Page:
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Most pilots with instrument ratings would probably agree that when it comes to an uneventful passage through haze, gloom, or dark of night and back to Mother Earth, an ILS is a much better deal than a VOR approach. Given a choice between the somewhat more relaxed progression of a non-precision descent profile and the relatively more rapid cross-checking required to remain within the allotted confines of a precision approach path, when the chips (and the ceilings) are down, the precision approach is definitely the better of the two. Until there are many more GPS WAAS approaches besides the few now coming online, for a while yet at least, the odds are that if you have to get down through a layer of low clouds, the bases of which might be as low as 200 feet, you’ll be flying an ILS. (Of course, the PAR or precision approach radar that I wrote about last year also qualifies as a precision approach, but I’ll concentrate on the ILS here.) So what is it that makes an ILS so special?


The Human Factor and Airplanes

The way people work with machinery, or to say it better, the way machines work with people is a field of study called human factors. When we look at general aviation aircraft, few have a worse reputation for human factors incidents than the early Beech Bonanza models. This is because in an effort to make an airplane that was as beautiful to see as it was to fly, Walter Beech created the infamous "piano key" control panel.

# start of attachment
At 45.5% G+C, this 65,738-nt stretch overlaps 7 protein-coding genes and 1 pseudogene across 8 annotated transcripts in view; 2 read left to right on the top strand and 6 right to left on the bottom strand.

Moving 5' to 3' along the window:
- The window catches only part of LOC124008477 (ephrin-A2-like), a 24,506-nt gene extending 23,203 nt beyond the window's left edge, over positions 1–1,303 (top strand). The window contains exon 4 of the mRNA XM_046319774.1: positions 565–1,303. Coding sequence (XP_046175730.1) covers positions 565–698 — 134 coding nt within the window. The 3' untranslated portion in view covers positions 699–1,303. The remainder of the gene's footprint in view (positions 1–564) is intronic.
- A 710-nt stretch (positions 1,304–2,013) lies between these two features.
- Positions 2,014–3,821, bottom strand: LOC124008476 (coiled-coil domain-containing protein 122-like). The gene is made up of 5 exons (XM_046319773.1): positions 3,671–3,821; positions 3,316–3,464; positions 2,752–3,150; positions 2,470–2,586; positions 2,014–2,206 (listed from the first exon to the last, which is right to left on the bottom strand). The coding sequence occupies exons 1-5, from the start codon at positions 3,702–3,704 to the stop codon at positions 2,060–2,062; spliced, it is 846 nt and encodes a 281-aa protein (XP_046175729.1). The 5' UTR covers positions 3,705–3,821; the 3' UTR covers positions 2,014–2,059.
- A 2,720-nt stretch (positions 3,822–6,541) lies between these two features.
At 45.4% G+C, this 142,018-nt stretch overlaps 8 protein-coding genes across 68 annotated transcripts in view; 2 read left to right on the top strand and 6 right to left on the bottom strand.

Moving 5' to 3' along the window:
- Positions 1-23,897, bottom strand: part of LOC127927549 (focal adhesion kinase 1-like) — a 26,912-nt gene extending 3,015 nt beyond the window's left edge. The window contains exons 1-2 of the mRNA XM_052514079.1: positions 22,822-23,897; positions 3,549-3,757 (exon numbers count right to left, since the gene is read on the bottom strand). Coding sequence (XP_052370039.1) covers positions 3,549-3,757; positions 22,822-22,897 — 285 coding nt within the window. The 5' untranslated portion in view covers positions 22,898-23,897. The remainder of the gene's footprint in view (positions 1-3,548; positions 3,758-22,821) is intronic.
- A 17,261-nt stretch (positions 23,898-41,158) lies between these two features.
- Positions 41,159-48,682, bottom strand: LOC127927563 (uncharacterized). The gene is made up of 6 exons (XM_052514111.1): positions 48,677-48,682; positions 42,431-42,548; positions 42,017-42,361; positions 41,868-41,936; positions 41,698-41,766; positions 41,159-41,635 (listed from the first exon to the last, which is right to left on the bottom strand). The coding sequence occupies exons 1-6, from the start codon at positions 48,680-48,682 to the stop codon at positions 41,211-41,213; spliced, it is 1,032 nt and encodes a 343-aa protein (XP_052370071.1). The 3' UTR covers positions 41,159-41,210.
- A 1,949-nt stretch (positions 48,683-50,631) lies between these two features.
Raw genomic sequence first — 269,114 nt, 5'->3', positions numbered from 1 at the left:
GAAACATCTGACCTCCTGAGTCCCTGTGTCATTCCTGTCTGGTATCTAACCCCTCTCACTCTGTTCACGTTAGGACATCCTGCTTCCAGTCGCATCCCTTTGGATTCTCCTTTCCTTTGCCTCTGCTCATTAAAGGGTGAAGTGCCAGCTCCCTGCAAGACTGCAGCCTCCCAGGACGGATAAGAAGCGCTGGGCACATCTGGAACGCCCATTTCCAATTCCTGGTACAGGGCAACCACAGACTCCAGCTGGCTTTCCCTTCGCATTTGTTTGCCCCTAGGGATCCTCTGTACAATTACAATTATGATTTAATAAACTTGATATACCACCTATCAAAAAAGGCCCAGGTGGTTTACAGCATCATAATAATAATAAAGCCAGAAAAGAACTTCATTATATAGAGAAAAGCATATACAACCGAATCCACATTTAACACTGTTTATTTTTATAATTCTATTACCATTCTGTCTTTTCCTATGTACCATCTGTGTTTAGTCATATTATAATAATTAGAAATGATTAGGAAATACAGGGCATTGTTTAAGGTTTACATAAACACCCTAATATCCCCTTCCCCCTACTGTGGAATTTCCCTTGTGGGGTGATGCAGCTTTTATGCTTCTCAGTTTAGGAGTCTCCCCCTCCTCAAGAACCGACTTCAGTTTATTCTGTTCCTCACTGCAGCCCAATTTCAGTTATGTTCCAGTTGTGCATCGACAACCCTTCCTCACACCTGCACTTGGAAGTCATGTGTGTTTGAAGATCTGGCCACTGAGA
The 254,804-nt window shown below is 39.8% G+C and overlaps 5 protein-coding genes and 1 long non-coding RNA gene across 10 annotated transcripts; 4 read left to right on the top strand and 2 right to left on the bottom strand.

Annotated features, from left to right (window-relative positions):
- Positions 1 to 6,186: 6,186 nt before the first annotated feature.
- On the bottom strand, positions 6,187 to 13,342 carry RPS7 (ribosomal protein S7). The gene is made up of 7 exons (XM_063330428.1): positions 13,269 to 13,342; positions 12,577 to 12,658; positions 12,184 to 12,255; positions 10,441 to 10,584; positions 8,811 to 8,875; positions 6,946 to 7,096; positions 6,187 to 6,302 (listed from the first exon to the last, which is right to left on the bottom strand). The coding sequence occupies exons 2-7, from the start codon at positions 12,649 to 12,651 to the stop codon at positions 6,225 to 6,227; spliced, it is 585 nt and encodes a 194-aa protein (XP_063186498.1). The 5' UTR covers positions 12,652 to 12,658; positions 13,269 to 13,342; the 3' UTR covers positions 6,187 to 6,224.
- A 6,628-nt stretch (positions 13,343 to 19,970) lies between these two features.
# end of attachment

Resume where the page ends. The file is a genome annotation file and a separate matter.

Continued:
The Heli Cross-Country, Part I: The Ground Below

I had my chart clipped to my left thigh, and as we passed over my first checkpoint (which was only three miles away from our home field), I started looking for my next one, coming up in about 15 miles -- well, it never came up...


The God's-Eye View

Since last July, my articles have been about Instrument Flight; the articles are filled with the 'nuts and bolts' of instrument flight -- procedures, facts, do's and don'ts, techniques, and regulations involved -- but there is more to flying IFR than all that.